Kentucky governor touts economy, resilience after tragedies

Posted at 10:13 PM, Jan 04, 2023

FRANKFORT, Ky. — Gov. Andy Beshear delivered his fourth annual State of the Commonwealth address on Wednesday night, saying "the state of the Commonwealth is still strong, and our future is bright."

LEX 18's Karolina Buczek live-tweeted from the address:

Throughout the speech, Beshear touted a record of economic development and resilience. He spoke about record economic gains during his tenure and highlighted the state’s ability to overcome the tragedies of tornadoes, flooding, and a global pandemic.

He continuously emphasized a "bright future" for the state.

“In the Book of Psalms, we’re told: ‘Weeping may linger for the night, but joy comes with the morning.’ The joy of that morning – that promise of a better Kentucky – means that our children and grandchildren never have to leave this state to pursue their dreams, because no matter how big they dream, they can chase their dreams right here. A tomorrow where people don’t move from our state, but to it. Where people and businesses choose Kentucky,” said Beshear.

“This promise of a better future has never been brighter, as our commonwealth has emerged from the pandemic as a national economic leader," he added. "Every day, we are winning. With company after company picking us - picking Kentucky.“

After the speech, Senate President Robert Stivers indicated the governor took too much credit for Kentucky's success.

“Did he say a lot of good things out there? Yeah," said Stivers. "But I think if the sun rose today, he was trying to take credit for it."

Beshear also used his speech to urge lawmakers to pump more money into education, raise pay for public school teachers and achieve his goal of universal access to pre-kindergarten learning.

The governor also used the statewide television address to push lawmakers to legalize sports betting and access to medical marijuana. He already took executive action to allow Kentuckians with certain debilitating conditions to legally possess medical marijuana, provided the cannabis is purchased legally in other states.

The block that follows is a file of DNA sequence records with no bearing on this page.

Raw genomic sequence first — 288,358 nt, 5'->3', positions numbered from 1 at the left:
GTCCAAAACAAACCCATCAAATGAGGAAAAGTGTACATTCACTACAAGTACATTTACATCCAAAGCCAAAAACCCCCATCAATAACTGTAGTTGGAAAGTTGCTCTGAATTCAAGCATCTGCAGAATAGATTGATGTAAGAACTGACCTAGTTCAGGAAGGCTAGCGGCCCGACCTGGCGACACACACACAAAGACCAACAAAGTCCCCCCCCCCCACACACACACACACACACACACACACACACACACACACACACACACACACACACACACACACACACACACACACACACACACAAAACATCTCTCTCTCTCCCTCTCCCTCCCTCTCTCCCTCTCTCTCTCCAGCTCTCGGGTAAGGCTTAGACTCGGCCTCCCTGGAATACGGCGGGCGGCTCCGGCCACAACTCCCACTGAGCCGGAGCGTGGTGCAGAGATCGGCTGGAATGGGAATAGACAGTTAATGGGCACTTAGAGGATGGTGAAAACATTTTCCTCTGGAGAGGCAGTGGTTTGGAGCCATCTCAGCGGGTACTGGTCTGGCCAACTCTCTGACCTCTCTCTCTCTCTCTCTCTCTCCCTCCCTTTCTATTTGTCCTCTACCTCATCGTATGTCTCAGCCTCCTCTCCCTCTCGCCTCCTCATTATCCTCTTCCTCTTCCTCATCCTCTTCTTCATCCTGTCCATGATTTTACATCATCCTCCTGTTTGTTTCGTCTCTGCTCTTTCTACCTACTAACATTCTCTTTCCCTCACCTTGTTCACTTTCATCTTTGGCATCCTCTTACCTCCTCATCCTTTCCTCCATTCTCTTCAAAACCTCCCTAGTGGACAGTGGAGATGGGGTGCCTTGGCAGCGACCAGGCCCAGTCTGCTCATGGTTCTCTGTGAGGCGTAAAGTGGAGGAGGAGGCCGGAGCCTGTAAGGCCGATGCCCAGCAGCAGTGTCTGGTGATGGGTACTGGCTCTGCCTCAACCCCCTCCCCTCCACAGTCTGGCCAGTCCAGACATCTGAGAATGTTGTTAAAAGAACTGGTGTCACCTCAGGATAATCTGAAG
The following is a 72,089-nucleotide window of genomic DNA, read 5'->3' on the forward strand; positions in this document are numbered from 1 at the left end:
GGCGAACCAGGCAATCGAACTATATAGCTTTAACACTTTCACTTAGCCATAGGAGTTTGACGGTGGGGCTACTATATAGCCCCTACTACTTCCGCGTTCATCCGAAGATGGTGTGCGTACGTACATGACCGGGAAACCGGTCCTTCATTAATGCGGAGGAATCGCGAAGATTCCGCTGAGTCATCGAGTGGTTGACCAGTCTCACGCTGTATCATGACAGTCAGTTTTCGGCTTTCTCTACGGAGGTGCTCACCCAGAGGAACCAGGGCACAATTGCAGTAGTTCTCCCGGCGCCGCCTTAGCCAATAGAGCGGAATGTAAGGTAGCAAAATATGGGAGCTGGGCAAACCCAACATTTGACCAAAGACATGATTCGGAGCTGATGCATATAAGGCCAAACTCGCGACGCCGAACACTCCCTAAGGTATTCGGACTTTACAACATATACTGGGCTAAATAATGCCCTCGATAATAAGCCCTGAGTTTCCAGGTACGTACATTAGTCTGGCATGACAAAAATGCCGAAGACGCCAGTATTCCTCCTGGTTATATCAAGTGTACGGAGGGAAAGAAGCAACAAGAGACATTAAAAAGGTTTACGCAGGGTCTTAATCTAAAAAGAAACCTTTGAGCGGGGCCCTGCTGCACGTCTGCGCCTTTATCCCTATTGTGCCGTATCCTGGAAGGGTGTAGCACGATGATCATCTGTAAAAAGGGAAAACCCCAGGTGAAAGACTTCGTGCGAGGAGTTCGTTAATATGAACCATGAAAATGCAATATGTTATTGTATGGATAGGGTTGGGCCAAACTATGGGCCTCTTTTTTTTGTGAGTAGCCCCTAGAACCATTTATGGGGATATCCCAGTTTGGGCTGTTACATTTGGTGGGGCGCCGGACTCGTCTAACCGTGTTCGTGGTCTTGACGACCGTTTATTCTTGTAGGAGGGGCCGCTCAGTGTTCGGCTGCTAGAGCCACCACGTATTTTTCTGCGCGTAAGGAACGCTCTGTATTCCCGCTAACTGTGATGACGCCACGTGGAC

But he said legislative action is still needed.

“Treating people right ... dictates that this session and that this General Assembly finally legalize medical cannabis,” the governor said.

The governor, fresh off a morning appearance with President Joe Biden to mark the promised makeover of a dilapidated Ohio River bridge linking Kentucky and Cincinnati, punctuated his remarks by citing Scripture. He also called on state leaders to put aside partisan differences to pursue common goals in moving the Bluegrass State forward.

“As Kentuckians, we share more than divides us,” Beshear said. “We share the values of faith, of family and of community. And if we double down right now, if we lead with our values, and we push politics aside, there is nothing that we cannot achieve. Our future is brighter than it has ever been.”

He said the legislature can continue the momentum by making additional investments in education and other priorities.

“This General Assembly has the opportunity to make great progress on each of these issues we’ve discussed tonight, and you have the funding to do it,” Beshear said. “If we can just find our way to do what is right for the people of Kentucky, then we will be the generation that changes everything for the better — the generation that ushers in a new era of prosperity.”

Afterward, Republican House Speaker David Osborne sounded reluctant to reopen the state’s budget to make sweeping changes during this year’s legislative session.

“I think it’s unlikely we’re going to make wholesale changes in any budget document,” Osborne said during an interview on Kentucky Educational Television.

The speaker said the current budget made crucial investments while providing lawmakers the flexibility to reduce the state’s individual income tax rate. Lawmakers are considering a measure aimed at cutting the income tax rate by another half-percentage point to 4%, effective Jan. 1, 2024.

The budget the GOP-led legislature passed last year poured money into teacher pensions and infrastructure and increased the state’s main funding formula for K-12 schools. Lawmakers declined last year to fund pre-K for every 4-year-old in Kentucky. And they left it up to school districts to decide whether to use additional state funding to provide higher pay to teachers and other school staff. Most districts awarded pay raises, Republicans say.